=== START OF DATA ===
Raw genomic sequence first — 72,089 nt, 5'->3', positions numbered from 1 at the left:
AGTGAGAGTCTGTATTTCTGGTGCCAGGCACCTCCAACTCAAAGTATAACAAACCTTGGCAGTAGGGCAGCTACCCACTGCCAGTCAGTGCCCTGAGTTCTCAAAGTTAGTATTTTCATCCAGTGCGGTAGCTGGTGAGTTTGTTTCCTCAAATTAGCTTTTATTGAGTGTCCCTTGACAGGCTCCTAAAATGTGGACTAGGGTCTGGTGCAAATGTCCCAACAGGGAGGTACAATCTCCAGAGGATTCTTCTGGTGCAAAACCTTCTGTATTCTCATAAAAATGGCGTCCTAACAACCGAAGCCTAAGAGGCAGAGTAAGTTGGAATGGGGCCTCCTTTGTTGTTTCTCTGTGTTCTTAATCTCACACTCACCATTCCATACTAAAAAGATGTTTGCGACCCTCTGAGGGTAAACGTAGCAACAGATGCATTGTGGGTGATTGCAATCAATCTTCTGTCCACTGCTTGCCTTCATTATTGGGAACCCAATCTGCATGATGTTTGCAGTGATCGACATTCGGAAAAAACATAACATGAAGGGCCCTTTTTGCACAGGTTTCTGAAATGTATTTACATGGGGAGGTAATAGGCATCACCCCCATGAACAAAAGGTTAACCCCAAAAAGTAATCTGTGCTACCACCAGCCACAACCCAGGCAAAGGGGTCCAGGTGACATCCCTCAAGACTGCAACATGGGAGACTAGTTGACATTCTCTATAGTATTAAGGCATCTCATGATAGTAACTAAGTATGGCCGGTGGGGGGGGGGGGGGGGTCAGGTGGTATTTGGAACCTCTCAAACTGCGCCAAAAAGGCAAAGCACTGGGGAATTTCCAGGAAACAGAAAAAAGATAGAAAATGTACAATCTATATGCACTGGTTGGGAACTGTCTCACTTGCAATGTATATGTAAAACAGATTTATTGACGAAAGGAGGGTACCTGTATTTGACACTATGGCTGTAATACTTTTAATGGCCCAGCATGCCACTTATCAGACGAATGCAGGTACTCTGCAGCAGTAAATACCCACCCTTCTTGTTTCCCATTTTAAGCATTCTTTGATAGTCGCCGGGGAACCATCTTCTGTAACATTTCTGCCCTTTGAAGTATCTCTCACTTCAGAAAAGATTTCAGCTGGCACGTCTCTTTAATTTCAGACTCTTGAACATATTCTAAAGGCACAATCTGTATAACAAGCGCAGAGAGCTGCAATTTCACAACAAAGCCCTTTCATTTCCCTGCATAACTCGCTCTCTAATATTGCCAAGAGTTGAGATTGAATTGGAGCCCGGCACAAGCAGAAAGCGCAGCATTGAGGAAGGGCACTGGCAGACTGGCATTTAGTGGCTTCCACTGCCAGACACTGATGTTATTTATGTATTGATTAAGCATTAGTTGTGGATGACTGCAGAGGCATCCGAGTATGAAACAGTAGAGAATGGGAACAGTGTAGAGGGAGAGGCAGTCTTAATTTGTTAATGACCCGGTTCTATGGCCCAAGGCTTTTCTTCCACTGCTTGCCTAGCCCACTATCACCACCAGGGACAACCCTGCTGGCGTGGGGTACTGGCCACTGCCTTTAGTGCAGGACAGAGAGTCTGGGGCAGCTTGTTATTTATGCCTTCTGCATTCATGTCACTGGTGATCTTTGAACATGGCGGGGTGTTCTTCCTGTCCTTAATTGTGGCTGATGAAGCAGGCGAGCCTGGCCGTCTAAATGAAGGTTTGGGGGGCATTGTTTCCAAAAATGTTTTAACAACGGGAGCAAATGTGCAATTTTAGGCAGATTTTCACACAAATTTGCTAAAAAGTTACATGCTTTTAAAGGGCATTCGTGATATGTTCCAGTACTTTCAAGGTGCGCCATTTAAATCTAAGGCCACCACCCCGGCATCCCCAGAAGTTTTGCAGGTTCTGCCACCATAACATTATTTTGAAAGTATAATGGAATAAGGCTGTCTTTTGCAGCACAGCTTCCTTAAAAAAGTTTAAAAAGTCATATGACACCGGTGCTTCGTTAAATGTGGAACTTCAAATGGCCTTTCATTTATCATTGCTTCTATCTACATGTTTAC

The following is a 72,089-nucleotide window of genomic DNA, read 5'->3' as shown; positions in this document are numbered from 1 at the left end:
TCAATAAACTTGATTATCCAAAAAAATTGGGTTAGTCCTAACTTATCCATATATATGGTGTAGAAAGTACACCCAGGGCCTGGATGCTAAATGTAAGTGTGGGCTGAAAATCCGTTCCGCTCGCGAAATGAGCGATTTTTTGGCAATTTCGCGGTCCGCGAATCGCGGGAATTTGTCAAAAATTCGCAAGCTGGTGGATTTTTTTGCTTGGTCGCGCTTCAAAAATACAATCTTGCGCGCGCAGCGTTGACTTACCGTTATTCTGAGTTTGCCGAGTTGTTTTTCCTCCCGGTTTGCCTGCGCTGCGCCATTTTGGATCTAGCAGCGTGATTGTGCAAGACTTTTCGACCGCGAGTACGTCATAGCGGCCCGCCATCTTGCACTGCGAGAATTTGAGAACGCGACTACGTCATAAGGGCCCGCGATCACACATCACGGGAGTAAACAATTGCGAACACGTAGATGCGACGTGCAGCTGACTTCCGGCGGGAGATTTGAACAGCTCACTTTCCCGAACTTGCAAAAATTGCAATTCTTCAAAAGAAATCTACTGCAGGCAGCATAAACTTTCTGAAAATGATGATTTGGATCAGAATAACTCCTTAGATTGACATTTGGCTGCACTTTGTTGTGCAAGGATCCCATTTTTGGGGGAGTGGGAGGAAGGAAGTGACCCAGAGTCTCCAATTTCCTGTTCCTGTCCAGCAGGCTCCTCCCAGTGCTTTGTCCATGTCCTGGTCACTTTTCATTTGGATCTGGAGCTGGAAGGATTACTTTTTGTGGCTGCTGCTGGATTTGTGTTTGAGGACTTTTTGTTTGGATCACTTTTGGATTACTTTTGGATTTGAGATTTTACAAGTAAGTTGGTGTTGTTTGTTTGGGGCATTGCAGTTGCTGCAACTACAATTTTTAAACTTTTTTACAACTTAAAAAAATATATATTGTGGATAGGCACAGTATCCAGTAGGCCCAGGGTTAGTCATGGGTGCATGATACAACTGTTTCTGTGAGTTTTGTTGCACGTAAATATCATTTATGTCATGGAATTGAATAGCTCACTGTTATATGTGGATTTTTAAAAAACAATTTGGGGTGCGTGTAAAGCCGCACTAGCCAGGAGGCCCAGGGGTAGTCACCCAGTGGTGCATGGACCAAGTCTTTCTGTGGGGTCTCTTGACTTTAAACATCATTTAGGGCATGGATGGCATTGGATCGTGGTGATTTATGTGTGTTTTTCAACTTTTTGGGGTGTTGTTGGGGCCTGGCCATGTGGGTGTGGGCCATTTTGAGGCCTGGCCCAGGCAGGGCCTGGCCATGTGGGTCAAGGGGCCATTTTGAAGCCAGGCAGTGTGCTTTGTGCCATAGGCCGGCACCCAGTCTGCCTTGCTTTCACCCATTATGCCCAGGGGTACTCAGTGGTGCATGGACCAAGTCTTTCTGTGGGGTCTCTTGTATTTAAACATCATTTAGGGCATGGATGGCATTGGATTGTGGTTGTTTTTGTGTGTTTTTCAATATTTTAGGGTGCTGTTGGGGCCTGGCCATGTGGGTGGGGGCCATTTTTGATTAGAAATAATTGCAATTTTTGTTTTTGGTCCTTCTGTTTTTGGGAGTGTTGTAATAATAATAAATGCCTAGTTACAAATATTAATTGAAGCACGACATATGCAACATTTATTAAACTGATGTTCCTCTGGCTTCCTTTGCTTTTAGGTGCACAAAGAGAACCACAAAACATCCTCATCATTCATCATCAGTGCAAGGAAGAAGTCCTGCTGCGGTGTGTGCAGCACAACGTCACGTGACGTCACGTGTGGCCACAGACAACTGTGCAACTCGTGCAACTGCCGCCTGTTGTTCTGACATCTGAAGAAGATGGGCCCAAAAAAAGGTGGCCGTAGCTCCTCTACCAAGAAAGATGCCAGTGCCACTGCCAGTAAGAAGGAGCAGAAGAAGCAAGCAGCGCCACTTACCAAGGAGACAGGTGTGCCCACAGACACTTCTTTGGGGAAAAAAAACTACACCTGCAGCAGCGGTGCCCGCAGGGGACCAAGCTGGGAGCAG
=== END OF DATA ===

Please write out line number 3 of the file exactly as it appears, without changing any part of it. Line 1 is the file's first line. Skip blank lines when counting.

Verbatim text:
The following is a 72,089-nucleotide window of genomic DNA, read 5'->3' as shown; positions in this document are numbered from 1 at the left end: